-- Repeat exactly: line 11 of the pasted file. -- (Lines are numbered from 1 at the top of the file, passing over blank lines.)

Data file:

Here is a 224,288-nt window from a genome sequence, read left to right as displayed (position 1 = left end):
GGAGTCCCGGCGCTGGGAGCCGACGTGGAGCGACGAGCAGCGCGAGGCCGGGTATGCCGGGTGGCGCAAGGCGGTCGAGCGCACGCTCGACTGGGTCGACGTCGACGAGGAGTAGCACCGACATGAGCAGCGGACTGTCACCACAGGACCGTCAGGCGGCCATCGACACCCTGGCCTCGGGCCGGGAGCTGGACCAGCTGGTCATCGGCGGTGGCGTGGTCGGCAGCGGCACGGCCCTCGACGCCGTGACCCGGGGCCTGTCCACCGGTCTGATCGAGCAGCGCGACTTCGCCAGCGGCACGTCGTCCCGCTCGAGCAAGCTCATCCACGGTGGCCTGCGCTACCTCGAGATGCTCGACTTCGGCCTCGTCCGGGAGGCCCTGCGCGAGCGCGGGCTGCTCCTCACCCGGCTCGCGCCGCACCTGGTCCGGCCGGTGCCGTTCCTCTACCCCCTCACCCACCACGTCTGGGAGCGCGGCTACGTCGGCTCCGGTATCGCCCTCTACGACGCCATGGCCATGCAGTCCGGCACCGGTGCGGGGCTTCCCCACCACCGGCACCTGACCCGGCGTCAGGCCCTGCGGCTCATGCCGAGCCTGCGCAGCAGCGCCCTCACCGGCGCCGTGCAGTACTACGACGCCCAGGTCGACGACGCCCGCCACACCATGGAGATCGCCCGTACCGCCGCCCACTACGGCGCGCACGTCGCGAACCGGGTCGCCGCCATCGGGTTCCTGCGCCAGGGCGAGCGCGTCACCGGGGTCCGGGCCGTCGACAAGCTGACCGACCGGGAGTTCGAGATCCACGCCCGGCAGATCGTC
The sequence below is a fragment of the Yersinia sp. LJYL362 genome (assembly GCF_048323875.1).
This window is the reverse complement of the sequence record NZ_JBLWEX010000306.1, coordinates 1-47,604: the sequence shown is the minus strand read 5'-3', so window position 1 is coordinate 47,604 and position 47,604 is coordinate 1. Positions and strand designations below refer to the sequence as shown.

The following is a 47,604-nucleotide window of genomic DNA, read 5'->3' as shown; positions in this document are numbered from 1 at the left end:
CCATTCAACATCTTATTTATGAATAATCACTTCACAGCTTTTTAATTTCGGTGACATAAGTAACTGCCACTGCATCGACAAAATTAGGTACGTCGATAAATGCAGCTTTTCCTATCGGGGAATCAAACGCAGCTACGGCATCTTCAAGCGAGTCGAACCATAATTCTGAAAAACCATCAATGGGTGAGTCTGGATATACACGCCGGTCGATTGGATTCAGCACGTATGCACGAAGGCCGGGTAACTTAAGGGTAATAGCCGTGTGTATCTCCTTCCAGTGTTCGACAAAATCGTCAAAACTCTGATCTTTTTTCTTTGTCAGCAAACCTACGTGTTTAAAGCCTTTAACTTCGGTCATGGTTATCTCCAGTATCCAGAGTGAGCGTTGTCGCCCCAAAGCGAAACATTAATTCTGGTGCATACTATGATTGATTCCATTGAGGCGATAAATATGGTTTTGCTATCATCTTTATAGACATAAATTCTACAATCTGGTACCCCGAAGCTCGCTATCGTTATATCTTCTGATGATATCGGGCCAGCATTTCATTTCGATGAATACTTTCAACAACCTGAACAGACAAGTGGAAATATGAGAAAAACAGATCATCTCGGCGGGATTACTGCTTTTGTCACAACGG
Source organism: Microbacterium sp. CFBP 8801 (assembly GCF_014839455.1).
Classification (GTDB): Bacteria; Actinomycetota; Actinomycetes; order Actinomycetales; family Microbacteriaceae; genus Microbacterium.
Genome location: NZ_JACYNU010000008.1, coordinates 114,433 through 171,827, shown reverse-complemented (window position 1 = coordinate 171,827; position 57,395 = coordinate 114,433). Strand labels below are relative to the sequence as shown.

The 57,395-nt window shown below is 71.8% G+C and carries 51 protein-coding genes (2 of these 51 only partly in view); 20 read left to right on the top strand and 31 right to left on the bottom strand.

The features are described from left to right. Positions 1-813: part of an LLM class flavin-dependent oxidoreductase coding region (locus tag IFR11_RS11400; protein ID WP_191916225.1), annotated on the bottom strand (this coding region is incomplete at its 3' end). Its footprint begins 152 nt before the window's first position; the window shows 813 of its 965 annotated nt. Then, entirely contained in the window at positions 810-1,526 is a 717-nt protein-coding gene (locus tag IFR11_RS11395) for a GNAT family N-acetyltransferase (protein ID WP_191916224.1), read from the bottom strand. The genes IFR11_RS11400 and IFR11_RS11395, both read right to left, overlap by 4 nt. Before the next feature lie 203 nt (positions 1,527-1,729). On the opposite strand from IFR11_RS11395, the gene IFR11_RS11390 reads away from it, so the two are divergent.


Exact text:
The features are described from left to right. Positions 1-813: part of an LLM class flavin-dependent oxidoreductase coding region (locus tag IFR11_RS11400; protein ID WP_191916225.1), annotated on the bottom strand (this coding region is incomplete at its 3' end). Its footprint begins 152 nt before the window's first position; the window shows 813 of its 965 annotated nt. Then, entirely contained in the window at positions 810-1,526 is a 717-nt protein-coding gene (locus tag IFR11_RS11395) for a GNAT family N-acetyltransferase (protein ID WP_191916224.1), read from the bottom strand. The genes IFR11_RS11400 and IFR11_RS11395, both read right to left, overlap by 4 nt. Before the next feature lie 203 nt (positions 1,527-1,729). On the opposite strand from IFR11_RS11395, the gene IFR11_RS11390 reads away from it, so the two are divergent.